Wednesday, March 30, 2016

Nevermore Nonfiction Picks: Washingtons, Astronomy, Laura Ingalls, Microbes, Poverty

Reported by Ambrea

Our readers brought a great selection of nonfiction to Nevermore this week, looking into the life of a favorite childhood author, digging deep into the history and the relationships of the Washingtons, America’s First Family, and delving into the natural world.  Starting out, one of our readers volunteered $2.00 a Day:  Living on Almost Nothing in America by Kathryn J. Edin and H. Luke Shaefer.  A startling exposé of poverty in America, $2.00 a Day provides insight into the families who struggle to make ends meet and, in some case, resort to desperate measures to keep food on the table and a roof over their head.  Edin and Shaefer interview dozens of impoverished families, compiling research and individual stories to illustrate a startling fact:  1.5 million American households subsist on just $2.00 per person per day—which includes almost 3 million children.  According to our Nevermore reader, $2.00 a Day offers a glimpse into the lives of people who are homeless, who are living from hand to mouth and holding on by the tiniest threads.  It’s illuminating, she said, because it shows readers the truth behind families that struggle financially in the United States.  It’s eye-opening and jarring, but it’s definitely worth reading.

Next, our readers looked at a classic children’s author with Pioneer Girl:  The Annotated Autobiography, written by Laura Ingalls Wilder and edited by Pamela Smith Hill.  In her newly published autobiography—which disappeared in the 1930s—Wilder recounts her childhood:  she recalls their journeys from Kansas to Missouri, Wisconsin, Minnesota, Iowa, and even to the Dakota Territory; she recounts the unforgettable stories of her childhood; and she puts into words the pioneer life experienced by millions of others.  Our Nevermore reader was quite pleased with Pioneer Girl, saying it was full of interesting information and quite candid as it showed all the struggles that Wilder and her family faced in their journey through the western states and territories.  However, she wished it would have offered more about Garth Williams—a prolific artist who illustrated dozens of classic children’s novels, including Wilder’s Little House on the Prairie—and delved a little deeper into the publication and creations of the “Little House” series.  Altogether, she said it was an interesting book and deserved to be looked at by fans of Laura Ingalls Wilder, or any interested in pioneer history and lore.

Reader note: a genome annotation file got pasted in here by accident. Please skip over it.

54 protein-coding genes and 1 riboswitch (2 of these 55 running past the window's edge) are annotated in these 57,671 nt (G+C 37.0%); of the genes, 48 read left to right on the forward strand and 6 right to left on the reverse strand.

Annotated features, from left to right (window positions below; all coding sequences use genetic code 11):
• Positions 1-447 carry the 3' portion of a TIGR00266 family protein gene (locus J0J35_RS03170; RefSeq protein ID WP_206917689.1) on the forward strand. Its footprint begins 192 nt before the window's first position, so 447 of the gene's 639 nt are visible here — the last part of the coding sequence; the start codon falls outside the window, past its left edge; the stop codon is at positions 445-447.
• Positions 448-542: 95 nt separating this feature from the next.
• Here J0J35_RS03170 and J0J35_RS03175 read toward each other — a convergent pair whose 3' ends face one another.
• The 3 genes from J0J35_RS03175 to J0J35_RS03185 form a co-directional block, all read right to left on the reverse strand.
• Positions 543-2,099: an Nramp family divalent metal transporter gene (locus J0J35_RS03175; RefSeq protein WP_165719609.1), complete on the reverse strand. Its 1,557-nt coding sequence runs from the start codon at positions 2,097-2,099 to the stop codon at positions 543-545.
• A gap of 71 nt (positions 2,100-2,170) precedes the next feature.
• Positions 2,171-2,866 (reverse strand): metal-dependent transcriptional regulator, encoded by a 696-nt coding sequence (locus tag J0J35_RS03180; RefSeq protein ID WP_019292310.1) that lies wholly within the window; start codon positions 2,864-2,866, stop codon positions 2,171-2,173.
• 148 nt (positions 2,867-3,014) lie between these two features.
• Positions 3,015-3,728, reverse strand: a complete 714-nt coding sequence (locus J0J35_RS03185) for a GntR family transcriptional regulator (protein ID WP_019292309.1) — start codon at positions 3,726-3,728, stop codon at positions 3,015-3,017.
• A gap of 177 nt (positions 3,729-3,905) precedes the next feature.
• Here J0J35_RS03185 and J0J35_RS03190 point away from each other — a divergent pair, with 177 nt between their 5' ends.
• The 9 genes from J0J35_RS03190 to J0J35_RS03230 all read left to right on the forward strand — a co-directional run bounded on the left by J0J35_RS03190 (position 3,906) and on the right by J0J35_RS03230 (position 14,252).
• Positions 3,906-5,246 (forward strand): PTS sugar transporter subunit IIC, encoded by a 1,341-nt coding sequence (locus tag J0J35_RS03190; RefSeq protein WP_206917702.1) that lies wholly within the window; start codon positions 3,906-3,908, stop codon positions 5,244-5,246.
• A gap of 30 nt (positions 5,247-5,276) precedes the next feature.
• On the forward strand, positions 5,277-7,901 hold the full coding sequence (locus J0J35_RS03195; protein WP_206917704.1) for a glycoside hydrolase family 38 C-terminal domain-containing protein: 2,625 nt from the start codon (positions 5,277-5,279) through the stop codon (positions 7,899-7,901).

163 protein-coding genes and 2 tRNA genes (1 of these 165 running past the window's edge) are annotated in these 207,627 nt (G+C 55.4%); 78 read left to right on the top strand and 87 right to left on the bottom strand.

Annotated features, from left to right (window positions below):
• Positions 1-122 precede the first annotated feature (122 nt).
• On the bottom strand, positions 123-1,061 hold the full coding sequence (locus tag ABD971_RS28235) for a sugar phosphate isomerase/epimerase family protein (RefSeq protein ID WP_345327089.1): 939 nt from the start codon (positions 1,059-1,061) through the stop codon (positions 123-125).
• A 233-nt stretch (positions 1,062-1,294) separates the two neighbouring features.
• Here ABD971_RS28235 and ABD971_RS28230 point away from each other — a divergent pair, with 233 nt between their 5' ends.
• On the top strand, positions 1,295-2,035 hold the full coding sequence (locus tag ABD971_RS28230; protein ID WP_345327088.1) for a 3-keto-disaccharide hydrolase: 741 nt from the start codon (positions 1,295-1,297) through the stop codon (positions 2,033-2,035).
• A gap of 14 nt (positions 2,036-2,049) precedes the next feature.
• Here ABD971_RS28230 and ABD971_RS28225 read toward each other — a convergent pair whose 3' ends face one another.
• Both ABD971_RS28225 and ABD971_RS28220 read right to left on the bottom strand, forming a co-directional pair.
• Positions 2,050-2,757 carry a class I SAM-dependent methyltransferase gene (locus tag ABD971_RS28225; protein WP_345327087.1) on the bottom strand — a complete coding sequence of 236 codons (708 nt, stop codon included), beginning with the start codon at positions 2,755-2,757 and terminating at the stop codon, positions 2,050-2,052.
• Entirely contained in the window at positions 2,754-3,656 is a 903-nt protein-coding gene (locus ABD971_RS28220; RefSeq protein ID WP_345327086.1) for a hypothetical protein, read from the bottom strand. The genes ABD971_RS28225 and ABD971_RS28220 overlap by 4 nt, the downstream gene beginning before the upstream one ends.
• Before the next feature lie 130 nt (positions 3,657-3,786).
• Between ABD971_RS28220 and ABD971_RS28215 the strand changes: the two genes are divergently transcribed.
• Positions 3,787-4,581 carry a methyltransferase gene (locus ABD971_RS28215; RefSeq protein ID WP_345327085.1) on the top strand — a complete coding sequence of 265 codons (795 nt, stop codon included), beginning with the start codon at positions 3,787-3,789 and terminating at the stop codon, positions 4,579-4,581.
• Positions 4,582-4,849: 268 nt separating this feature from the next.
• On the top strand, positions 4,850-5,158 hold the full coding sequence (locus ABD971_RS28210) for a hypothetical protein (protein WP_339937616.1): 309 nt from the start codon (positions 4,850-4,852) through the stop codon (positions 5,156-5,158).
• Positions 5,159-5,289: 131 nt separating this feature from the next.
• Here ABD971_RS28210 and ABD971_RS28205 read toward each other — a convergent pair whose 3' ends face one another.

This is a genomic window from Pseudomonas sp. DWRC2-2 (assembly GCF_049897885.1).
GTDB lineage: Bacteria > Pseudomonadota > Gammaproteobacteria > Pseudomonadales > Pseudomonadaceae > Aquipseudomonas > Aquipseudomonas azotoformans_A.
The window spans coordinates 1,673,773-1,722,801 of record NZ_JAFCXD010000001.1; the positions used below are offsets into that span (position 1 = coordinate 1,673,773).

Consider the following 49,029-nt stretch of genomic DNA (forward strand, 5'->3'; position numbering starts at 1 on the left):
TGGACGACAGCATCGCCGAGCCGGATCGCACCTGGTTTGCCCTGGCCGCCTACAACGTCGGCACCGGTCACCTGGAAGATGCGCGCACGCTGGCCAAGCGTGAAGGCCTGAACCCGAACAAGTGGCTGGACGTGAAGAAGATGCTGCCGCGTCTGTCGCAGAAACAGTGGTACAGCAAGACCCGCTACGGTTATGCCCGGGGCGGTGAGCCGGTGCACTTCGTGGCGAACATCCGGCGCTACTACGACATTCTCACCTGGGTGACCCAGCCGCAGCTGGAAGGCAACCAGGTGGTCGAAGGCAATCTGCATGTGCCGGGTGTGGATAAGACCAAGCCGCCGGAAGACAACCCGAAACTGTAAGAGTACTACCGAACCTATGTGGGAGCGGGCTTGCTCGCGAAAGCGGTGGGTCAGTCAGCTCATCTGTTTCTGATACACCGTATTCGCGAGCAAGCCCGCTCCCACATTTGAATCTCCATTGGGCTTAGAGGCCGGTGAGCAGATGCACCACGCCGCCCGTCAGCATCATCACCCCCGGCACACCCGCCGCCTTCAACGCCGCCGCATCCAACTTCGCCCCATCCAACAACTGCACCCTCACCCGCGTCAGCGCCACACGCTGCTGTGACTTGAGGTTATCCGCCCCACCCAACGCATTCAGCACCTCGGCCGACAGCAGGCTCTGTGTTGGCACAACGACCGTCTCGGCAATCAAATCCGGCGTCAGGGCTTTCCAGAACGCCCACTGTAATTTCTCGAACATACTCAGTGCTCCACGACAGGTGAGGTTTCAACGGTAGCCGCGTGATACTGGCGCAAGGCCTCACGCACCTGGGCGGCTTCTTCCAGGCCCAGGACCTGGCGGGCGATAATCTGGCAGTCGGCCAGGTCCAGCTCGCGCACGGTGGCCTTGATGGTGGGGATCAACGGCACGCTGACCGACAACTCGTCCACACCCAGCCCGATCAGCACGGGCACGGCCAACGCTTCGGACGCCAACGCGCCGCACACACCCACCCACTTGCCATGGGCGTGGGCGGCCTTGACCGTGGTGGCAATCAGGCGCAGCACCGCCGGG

Switching gears, our book club looked at the natural world—and healthy eating—in The Hidden Half of Nature:  the Microbial Roots of Life and Health by David R. Montgomery and Anne Biklé.  Montgomery and Biklé are on a mission to bring life back to their yard, feeding the soil a steady diet of organic matter and compost, planting new crops that will help bring their soil back to life—and it works.  Impressed by results, the authors begin to chronicle their adventures with bacteria and microbes found in soil (and the human body) and show how both can benefit from a little organic TLC.  Our Nevermore reader initially thought The Hidden Half of Nature was mostly a book on gardening and imbuing new life to one’s garden, but she found it had much more to do with health and building human immunity through the cultivation of beneficial bacteria and microbes.  While it wasn’t quite what she expected, she said she found The Hidden Half of Nature to be highly technical and very interesting.

Our Nevermore group also took another look at science (and technology), but in a very different context:  religion.  In God’s Mechanics:  How Scientists and Engineers Make Sense of Religion, Brother Guy Consolmagno records how a handful of people who love science—who may even be scientists and engineers or “techies” (as Consolmagno dubs himself)—reconcile their scientific/technological mindset and their religious practices.  Consolmagno, a Jesuit Catholic planetologist, shows how he comfortably brings together his profound, unprovable religious beliefs with his love of theoretical planetary science.  Our reader said he found the author to be much less dogmatic than he expected, giving the reader a very different view of religion and religious practice than he’d seen.  Overall, God’s Mechanics was a very fine book and very enjoyable, offering a glimpse into religion without being overbearing or “preachy.”

Last, our readers checked out The Washingtons:  George and Martha, “Join’d by Friendship, Crown’d by Love” by Flora Fraser.  In 1759, George Washington—then a young bachelor and the newly appointed owner of Mount Vernon—wed Martha Dandridge Park Custis, a charming and (incredibly) wealthy widow, officially beginning their forty-year marriage and the tumultuous saga of their lives.  Fraser provides insight into the public face that the Washingtons present, as the Revolution waged and the politics of early America enveloped them, and the domestic bliss that the Washingtons cultivated at Mount Vernon, New York and even Philadelphia.  The Washingtons is, according to the cover, “a remarkable story of a remarkable pair as well as a gripping narrative of the birth of a nation—a major, and vastly appealing, contribution to the literature of our founding fathers…and founding mother.”  Our Nevermore reader couldn’t have agreed more.  He said Fraser’s book was incredibly detailed and precise, offering an intimate look at the first First Family of the United States and the relationship of George and Martha Washington as the suffered under the strain of a Revolution—and the politics of early American republic; however, it was also very good.  He called it a “delightful book,” saying it provided a comprehensive and enjoyable look at the Washingtons and the early United States.

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